can someone explain the difference between a frying pan, saute pan and a wok? - VeggieBoards
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#1 Old 12-05-2007, 10:30 AM
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Like i've mentioned in recent post I just started cooking(and really enjoying it) and I want to get some essential kitchenware so that I could enjoy cooking even more, so I know that all clad stainless steal is the way to go. but I only have enough money to buy one maybe two pieces of cookware from all clad. in which lies my question. what's the difference between a frying pan, a saute pan and a wok? thanks in advance
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#2 Old 12-05-2007, 10:56 AM
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I tried to post it here for you myself but I'm a little computer illiterate. If you go to google and select the images option you can type frying pan, wok, and sautee pan in one at a time and see what they look like. Hope this helps. Sorry I couldn't be of more assistance. I'm not much a cook either. Peace & Love!!
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#3 Old 12-05-2007, 10:59 AM
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No, not stainless steel all the way. You need at least one heavy-bottomed cast iron frypan.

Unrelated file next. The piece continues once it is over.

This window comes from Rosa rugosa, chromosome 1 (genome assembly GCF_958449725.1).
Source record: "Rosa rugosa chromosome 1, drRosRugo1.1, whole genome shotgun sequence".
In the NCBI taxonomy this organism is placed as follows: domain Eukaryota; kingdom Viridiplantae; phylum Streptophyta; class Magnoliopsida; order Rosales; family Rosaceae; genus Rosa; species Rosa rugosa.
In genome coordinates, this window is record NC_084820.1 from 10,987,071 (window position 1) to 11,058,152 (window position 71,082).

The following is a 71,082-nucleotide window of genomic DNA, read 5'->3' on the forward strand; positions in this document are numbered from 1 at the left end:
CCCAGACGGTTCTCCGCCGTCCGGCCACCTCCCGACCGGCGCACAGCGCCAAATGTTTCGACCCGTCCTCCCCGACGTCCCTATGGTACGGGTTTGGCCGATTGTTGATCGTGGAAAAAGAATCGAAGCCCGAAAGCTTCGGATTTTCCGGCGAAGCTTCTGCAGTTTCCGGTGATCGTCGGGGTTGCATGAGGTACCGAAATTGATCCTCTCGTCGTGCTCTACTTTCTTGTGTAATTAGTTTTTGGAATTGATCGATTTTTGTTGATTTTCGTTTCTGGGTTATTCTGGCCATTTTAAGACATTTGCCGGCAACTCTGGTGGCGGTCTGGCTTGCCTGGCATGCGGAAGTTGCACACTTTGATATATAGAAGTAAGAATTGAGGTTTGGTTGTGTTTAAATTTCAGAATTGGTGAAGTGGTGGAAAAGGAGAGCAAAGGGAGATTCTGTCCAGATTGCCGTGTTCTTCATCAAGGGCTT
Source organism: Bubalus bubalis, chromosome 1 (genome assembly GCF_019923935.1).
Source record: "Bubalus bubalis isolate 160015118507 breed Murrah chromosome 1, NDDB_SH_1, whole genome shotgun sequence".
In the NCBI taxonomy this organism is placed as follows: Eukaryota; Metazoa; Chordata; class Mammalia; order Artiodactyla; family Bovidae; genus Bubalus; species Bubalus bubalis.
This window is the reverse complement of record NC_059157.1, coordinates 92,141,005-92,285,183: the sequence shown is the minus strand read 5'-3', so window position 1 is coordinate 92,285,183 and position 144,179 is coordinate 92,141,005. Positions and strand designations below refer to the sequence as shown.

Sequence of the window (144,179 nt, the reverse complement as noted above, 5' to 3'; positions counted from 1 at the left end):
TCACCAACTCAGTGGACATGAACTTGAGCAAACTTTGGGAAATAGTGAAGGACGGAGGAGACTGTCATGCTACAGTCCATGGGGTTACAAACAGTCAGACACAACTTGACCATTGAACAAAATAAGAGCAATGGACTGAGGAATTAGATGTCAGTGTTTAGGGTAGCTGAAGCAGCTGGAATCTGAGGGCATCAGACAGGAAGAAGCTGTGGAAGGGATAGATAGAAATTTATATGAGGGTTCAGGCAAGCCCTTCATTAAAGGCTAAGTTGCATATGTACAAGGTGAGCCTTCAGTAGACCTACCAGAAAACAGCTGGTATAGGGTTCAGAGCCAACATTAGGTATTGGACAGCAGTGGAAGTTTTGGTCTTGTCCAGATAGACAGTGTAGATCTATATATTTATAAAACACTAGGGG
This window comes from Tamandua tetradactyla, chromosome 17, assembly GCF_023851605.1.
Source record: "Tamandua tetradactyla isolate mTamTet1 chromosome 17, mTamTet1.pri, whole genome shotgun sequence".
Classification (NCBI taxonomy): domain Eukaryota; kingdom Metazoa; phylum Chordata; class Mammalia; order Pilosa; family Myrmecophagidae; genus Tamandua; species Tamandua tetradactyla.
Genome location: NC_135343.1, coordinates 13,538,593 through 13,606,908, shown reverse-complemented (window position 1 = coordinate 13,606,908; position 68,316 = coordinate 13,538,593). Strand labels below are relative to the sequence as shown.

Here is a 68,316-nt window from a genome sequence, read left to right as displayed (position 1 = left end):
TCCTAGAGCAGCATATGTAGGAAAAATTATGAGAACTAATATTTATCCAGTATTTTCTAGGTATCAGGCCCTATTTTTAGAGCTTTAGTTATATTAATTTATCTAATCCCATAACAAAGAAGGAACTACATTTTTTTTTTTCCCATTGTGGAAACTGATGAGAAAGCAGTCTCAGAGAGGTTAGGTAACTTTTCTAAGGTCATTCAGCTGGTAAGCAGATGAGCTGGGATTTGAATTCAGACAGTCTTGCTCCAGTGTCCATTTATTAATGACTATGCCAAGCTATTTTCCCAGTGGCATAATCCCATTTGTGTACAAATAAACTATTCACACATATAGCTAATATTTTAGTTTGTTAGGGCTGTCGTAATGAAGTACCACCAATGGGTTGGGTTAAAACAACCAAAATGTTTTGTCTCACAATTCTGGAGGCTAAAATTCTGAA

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#4 Old 12-05-2007, 11:15 AM
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Quote:
Originally Posted by Kiz View Post

No, not stainless steel all the way. You need at least one heavy-bottomed cast iron frypan.



I do, how come?
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#5 Old 12-05-2007, 11:18 AM
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I would buy cookware from places like T.J. Maxx and Kohls if money is a concern, you can get exactly the pieces you need and then upgrade what you use most later. They usually have some fairly nice things for under $20. You really don't need top-of-the-line cookwear for everyday cooking. It's nice to have but you'll do fine without it as long as you don't buy thin, super inexpensive cookwear (that will heat unevenly and burn).



To answer your question:

wok



frying pan



A saute pan looks like a straight sided frying pan. I wouldn't get one, you can just use a frying pan to saute in.
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#6 Old 12-05-2007, 11:21 AM
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Quote:
Originally Posted by AdamW View Post

I do, how come?



They are so very, very nice to cook in.

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#7 Old 12-05-2007, 11:49 AM
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Quote: